It’s been a long time since my last blog so excuse the headline! We just started season 2 of Practice Leadership Podcast and the first episode is on PT and Chronic Pain, which is part of a 2 part series called Big Bets.
My experience in 32 plus years in this illustrious profession is that PT’s are big talkers but risk averse. We like to talk in platitudes about the benefits, access, and cost bending of physical therapy, but we are unwilling to back those claims up with action. In fact, we would rather complain about the paucity of data, evidence, and a burdensome regulatory environment. The reality is we have plenty of data and evidence, but we don’t have enough care or action. The regulatory environment does remain oppressive and stifling and, with the impending MIPS, has jumped the shark one too many times for my taste.
As PTs, we claim that patients should be seen first by a PT and early in their episode of care. We claim this will lower cost, provide better outcomes with less surgical rates, and lower utilization of future healthcare visits. Our claims are backed by several data sources that now include this gem – a visit to a PT first lowers exposure to opioids by 75-90% (remember, 21% of patients exposed to opioids develop on-going problems). Our data support of our contentions are not the problem, our actions and priorities are.
I propose that we clean our own house first, particularly in regards to plan design around our own healthcare coverage. It’s hard to talk about the pathway model of PT first and access of PTs for all things musculoskeletal, when our own insurance policies thwart our claims. A recent presentation by Dave Elton of Optum displayed data that demonstrates, based on a 217k sample, that policies where a PT copay is above $20 dollars or deductibles are above $300, you are less likely to see a PT rather than a PCP (by the way, the average deductible in US is now $1350, with families spending $20K on health insurance).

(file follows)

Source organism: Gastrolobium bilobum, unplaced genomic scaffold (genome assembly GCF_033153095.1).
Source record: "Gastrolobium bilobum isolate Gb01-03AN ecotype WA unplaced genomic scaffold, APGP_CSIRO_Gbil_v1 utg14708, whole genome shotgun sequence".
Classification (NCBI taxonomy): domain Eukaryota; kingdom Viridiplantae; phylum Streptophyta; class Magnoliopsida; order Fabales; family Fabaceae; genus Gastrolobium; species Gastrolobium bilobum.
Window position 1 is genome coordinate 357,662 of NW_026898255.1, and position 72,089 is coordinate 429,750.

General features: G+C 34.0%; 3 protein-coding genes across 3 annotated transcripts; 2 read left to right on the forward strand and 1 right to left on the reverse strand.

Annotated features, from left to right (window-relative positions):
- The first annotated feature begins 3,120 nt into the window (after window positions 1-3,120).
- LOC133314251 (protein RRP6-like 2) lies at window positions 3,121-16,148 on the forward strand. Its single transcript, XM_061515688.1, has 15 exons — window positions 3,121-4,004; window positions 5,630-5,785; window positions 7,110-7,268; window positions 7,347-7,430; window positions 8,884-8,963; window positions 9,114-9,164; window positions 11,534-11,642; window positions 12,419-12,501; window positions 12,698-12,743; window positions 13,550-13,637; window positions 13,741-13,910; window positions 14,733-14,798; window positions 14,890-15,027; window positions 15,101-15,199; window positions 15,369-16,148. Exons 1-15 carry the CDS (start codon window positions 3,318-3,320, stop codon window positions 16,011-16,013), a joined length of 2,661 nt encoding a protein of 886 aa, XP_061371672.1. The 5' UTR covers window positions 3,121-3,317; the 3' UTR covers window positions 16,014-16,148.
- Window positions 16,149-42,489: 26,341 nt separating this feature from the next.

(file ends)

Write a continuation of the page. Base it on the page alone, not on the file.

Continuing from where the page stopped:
If you are a PT, how does this jive with your own company’s insurance coverage? If you are a PT that works for a company that is self-insured, does your plan design require you to see a PT first for any musculoskeletal disorder? Do you have any incentives in the form of a lower copay to see a PT than a specialist for low back pain? Geisenger Health Plan put together a PT bundle consisting of 5 physical therapy visits with a single copay (J Pain Res. 2017; 10-1337-1346). Retrospective analysis of claims data found this bundle was associated with 29%-35% short-term reductions in emergency department visits and with a 12-20% reduction in primary care visits after 6 months.
I propose that we have our own campaign, backed and supported by physical therapy companies and our national organizations, that highlight companies that are implementing PT first and early as a primary feature of health insurance coverage. Insurance companies have data that demonstrate this and should be compelled to work with us to legislate and make regulatory changes that support their data through plan design changes.
The ongoing opioid crisis and the significant decreased exposure by patients to them when seen by PTs in an early access role could be a strong facilitator of this change. Perhaps we can enlist a multisite research meta-analysis in a few years that publishes these results and at least promotes them to the Amazon, JP Morgan, and Berkshire venture that is taking aim at the middlemen of healthcare. Self-insureds who are well positioned to be true cost benders should be approached in a more unified manner by our profession with examples, data, and published studies on this PT first and early pathway model – those are actions that would serve us well. If we collectively work again, PT first and early will become the standard.
And yes, by the way, I am pleased to report that I am part of a company that will be 100% self-insured and on a PT first and early pathway of care model by January 1 with a bundle of PT visits at one copay for all things aches, pains, sprains, and strains. If somebody wants to stray to a PCP or specialist, it will be a heavy copay cost!
Let’s make this bet and back it up with actions, not just words.